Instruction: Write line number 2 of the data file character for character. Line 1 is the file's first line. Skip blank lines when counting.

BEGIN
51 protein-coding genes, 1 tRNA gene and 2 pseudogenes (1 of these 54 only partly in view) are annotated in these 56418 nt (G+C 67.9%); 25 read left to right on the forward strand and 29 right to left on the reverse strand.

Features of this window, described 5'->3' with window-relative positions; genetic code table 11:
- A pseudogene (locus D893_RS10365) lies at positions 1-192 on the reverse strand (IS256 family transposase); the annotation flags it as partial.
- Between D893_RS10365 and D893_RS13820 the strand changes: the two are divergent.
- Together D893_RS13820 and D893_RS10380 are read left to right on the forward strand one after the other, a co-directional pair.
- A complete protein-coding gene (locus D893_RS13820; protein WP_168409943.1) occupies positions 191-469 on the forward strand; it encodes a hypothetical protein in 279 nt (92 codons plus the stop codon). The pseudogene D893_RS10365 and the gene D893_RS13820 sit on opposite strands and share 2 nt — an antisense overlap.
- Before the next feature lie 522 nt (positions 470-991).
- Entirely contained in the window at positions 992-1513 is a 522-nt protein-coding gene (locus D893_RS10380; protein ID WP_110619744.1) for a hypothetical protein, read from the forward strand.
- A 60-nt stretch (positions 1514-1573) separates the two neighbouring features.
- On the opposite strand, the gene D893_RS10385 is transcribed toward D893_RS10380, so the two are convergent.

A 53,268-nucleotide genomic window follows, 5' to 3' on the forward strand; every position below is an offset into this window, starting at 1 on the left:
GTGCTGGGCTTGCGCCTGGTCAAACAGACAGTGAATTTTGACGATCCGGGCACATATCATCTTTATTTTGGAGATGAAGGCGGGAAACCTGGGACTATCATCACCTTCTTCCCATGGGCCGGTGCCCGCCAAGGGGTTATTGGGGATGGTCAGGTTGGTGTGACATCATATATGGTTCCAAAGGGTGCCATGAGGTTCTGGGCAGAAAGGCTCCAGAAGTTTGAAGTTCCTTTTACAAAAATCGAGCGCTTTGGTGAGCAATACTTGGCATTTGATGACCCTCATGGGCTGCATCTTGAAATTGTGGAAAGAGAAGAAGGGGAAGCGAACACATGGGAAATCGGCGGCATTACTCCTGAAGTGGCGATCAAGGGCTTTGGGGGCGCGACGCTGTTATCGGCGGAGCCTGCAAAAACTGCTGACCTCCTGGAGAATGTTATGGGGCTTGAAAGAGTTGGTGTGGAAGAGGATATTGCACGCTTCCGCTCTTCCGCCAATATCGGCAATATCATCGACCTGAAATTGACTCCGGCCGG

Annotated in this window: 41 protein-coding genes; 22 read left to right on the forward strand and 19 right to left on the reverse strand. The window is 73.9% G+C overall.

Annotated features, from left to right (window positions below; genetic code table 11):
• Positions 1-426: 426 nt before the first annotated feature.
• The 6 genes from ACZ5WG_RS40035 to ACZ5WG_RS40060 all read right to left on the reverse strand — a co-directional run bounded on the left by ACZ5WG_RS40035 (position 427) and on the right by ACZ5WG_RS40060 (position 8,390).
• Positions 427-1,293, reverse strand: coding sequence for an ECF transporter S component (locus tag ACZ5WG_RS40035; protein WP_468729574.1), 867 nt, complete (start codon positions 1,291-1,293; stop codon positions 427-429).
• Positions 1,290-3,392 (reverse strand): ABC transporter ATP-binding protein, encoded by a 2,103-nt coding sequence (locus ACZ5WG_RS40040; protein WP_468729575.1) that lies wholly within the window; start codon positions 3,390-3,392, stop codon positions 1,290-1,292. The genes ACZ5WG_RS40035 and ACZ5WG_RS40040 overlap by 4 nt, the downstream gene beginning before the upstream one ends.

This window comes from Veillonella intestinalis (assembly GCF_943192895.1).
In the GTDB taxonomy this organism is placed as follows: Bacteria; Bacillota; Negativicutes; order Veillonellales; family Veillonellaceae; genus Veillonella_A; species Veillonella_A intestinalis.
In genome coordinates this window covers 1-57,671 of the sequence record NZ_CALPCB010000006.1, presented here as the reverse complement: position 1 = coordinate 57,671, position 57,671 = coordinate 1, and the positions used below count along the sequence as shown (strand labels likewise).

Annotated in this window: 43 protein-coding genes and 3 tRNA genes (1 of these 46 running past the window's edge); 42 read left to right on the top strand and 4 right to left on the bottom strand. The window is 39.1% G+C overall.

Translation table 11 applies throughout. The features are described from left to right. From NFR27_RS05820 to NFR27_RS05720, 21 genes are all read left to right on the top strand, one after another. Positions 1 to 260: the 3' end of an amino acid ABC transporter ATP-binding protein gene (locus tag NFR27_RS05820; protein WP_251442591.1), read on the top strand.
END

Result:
Features of this window, described 5'->3' with window-relative positions; genetic code table 11: